ALLERGY, RESPIRATORY
Air Quality Better in Northeast, Midwest
Keep Asthma, Allergies at Bay for the Holidays
Herbal Remedy Could Halt Peanut Allergy
ALTERNATIVE MEDICINE
Alternative Treatments May Boost IVF Success
Acupuncture Eases Breast Cancer Treatment Side Effects
Regular Yoga May Improve Eating Habits
ANIMAL CARE
Rest Easy. When It Comes to Swine Flu, Your Pet Is Safe
Animals Respond to Acupuncture's Healing Touch
Beware of Dog Bites
BONES & JOINTS
Put Your Best Foot Forward Next Year
Get in Step With Summer Foot Care
Sea Worm Inspires Novel Bone Glue
CANCER
Antioxidants Pose No Melanoma Threat
Where You Live May Affect Your Cancer Diagnosis
Poor Women Seem to Be Skipping Breast Cancer Drugs
CAREGIVING
When the Caregiver Becomes the Patient
Mom's Smoking May Lead to SIDS
Early Exercise Boosts Outcomes for ICU Patients
CIRCULATORY SYSTEM
Migraines in Pregnancy Boost Vascular Risks
Laughter Can Boost Heart Health
Vitamins Do Older Women Little Good
COSMETIC
With Psoriasis, the Internet May Offer Hope
Contact Lenses Boost Kids' Self-Image
Health Tip: After Liposuction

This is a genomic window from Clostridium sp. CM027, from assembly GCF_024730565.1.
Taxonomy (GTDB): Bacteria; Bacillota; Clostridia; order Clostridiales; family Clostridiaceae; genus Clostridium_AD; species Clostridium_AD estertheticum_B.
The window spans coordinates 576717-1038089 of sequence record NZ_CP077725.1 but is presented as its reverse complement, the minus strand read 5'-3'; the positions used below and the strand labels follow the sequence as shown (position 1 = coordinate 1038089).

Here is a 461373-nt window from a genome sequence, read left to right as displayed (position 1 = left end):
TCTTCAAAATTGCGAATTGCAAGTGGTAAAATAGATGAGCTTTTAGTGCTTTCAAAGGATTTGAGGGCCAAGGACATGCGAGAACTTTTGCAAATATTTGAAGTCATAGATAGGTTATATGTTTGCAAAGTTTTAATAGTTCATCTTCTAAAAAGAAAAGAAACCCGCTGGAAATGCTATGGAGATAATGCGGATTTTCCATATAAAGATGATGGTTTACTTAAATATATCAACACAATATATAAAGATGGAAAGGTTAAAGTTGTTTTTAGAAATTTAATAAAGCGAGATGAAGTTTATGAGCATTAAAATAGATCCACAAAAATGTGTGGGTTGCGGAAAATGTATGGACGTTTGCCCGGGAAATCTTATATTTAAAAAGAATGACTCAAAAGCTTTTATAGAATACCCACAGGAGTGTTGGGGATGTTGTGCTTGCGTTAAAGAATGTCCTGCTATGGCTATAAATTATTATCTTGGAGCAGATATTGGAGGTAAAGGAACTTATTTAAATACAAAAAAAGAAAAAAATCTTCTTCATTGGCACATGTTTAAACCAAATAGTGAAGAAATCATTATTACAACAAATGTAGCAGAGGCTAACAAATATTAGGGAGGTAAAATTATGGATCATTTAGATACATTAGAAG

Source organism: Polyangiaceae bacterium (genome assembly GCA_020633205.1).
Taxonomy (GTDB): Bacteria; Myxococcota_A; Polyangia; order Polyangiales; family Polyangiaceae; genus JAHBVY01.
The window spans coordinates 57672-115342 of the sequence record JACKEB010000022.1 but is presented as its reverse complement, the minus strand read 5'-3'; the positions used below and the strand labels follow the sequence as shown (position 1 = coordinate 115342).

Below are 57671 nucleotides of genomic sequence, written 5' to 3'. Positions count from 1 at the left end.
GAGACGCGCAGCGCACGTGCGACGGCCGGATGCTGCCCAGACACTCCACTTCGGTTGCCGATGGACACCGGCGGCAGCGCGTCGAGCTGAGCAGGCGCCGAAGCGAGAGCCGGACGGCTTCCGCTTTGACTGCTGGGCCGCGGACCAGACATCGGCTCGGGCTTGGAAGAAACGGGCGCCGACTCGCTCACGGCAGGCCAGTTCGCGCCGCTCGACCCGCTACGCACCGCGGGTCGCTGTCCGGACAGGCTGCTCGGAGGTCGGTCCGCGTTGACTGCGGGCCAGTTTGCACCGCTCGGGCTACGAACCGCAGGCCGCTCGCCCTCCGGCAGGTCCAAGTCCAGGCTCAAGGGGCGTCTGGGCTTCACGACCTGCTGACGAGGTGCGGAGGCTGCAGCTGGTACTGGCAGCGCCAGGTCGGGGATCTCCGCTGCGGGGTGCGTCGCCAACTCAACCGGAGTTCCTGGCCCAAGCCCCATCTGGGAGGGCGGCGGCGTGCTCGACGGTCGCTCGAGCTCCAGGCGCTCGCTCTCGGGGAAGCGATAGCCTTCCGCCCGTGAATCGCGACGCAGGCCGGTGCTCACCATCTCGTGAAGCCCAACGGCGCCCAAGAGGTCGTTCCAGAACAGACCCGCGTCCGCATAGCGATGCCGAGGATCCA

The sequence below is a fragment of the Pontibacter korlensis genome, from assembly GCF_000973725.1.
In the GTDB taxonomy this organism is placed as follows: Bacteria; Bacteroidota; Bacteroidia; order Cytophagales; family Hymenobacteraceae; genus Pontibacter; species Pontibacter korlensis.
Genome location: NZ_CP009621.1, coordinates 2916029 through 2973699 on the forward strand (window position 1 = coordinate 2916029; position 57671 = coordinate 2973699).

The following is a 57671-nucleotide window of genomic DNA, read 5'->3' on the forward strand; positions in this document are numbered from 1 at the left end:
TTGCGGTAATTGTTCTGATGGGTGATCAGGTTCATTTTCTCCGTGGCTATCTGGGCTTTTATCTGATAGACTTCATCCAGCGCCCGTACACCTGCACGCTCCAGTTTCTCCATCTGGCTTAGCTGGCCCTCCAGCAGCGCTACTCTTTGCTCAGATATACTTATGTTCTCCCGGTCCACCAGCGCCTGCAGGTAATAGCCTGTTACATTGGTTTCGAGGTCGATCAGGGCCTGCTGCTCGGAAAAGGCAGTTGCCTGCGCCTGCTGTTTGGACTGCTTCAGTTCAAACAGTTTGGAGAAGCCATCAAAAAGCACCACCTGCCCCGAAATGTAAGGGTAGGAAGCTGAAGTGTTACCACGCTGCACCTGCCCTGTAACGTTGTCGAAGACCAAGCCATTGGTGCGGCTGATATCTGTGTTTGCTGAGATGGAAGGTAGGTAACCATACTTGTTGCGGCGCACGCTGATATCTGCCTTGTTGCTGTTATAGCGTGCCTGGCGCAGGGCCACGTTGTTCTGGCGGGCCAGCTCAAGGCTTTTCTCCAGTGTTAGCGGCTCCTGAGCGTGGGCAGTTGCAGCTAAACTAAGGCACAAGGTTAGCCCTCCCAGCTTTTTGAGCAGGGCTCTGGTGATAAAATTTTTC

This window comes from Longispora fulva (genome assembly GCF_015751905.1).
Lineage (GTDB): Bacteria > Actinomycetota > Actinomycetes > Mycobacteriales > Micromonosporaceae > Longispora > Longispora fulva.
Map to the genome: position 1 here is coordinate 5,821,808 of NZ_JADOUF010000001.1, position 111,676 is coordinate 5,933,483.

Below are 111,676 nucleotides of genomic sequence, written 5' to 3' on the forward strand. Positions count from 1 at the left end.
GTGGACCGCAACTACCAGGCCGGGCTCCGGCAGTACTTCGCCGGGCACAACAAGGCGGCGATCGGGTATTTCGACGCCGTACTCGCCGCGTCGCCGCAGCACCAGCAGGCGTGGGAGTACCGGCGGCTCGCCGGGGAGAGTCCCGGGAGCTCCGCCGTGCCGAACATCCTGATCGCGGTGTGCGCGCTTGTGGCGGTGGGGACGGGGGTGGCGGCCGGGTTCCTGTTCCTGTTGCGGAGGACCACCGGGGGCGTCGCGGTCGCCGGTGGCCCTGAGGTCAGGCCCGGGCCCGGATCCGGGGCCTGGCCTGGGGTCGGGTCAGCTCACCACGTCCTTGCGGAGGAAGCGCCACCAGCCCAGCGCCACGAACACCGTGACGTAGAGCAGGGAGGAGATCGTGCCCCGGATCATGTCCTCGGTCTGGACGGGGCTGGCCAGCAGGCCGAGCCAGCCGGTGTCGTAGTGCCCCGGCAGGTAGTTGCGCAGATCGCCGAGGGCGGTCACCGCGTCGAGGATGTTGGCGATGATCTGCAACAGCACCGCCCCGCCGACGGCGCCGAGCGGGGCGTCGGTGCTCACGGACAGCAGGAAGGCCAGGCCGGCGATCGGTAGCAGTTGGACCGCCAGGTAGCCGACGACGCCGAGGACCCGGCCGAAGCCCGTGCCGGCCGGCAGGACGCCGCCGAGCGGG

DENTAL, ORAL
Dental Implants Need More Work Than Root Canals
Sports Drinks May Be Tough on Teeth
Toothbrushing May Stave Off Heart Woes
DIABETES
Poor Blood Sugar Control After Heart Surgery Impacts Outcomes
Brown Rice Bests White for Diabetes Prevention
Fish Twice a Week Cuts Diabetics' Kidney Risks
DIET, NUTRITION
Vitamin B12 Key to Aging Brain
Many Cancer Survivors Don't Adopt Healthy Lifestyle
Trans-Fat Ban In New York City Is Proving successful
DISABILITIES
Review Finds Marijuana May Help MS Patients
Could Your Cell Phone Help Shield You From Alzheimer's?
ENVIRONMENTAL HEALTH
Chemicals in Carpets, Non-Stick Pans Tied to Thyroid Disease
Climate Change Linked to Longer Pollen Seasons
Greenhouse Gases Hazardous to Your Health
EYE CARE, VISION
Cases of Age-Related Farsightedness to Soar
Brain Pressure More Likely to Cause Vision Loss in Men
Certain Diabetes Drugs May Pose Eye Risk
FITNESS
Walking Golf Course Affects Swing, Performance
Community Exercise Programs Boost Seniors' Strength
Higher Fitness Levels Tied to Lower Heart, Death Risks
GASTROINTESTINAL PROBLEMS
Traditional Nonsurgical GERD Treatments Not Impressive
New Yogurt May Ease Stomach Ulcers